The Boy Who Drew Cats

by Lafcadio Hearn

Start Free Trial

Why did the parents find it difficult to feed their children in "The Boy Who Drew Cats"?

Expert Answers

An illustration of the letter 'A' in a speech bubbles

The Japanese fairy tale "The Boy Who Drew Cats" is the story of a child trying to find a place to fit in. At the very beginning of the story, the child lives with his family, but that quickly changes. The family lives in a small village and they are farmers. Because of this, they are not rich and barely have enough to get by.

Being a farmer is very difficult. Life itself depends on the crops growing well, yielding enough, and being harvested on time, and people still have to tighten their belts to make do. When living on a small farm, everybody has to contribute in some way. There are always chores and work to be done. From an early age, children in this setting understand that they play a very significant role in the life and survival of a family farm.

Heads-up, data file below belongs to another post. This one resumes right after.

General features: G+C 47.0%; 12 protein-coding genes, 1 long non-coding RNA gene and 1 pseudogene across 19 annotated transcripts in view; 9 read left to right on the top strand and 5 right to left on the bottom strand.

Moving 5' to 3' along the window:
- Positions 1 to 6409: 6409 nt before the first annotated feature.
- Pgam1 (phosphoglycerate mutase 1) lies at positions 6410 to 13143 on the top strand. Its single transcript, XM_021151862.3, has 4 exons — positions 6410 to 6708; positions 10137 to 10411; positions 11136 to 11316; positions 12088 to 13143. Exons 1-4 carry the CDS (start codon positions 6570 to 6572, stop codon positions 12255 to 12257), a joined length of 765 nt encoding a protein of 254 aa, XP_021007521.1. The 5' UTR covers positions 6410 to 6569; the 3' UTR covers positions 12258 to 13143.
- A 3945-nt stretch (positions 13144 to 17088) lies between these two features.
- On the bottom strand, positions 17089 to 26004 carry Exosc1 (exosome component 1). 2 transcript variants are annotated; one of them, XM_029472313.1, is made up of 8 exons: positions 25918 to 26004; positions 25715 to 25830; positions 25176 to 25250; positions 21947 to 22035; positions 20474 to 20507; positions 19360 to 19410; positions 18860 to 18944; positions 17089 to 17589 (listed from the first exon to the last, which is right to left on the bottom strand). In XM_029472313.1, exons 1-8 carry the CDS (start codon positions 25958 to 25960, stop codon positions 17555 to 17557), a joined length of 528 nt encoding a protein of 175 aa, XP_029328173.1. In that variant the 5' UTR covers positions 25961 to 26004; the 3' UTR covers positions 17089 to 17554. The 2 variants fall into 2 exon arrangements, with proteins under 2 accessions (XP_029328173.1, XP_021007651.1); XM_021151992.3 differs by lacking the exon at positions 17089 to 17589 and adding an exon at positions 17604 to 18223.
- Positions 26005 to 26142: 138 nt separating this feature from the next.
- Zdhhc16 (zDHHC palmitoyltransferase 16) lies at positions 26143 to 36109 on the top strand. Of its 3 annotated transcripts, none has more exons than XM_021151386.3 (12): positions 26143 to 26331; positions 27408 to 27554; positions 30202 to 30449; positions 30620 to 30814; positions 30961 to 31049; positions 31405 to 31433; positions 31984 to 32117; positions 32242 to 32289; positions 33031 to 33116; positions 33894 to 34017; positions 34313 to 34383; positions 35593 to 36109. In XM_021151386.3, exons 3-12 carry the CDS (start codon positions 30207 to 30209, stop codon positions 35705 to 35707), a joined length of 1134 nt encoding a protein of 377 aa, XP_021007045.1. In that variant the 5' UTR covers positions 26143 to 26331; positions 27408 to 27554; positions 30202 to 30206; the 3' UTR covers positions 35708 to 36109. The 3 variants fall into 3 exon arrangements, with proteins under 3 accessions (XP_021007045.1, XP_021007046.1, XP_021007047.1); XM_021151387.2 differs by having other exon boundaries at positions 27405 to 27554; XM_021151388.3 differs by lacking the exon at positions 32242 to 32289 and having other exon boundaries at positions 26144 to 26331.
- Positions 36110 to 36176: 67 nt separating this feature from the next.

The couple has many children, which puts a drain on the few resources they have. An older teenage son is very strong and sturdy and is able to help his father with the farm work. There are also a number of daughters who help with their mother's work. The youngest child, another boy, is not able to help with the farm work. He is very small and weak, and the family is told that he will never grow to be big enough to help on the farm. He is, however, very intelligent. Because of this, his parents decide to take him to a temple so he can become a priest. This will help him to find something more suited to his abilities, and it will be one less mouth that the family has to try to feed.

Approved by eNotes Editorial Team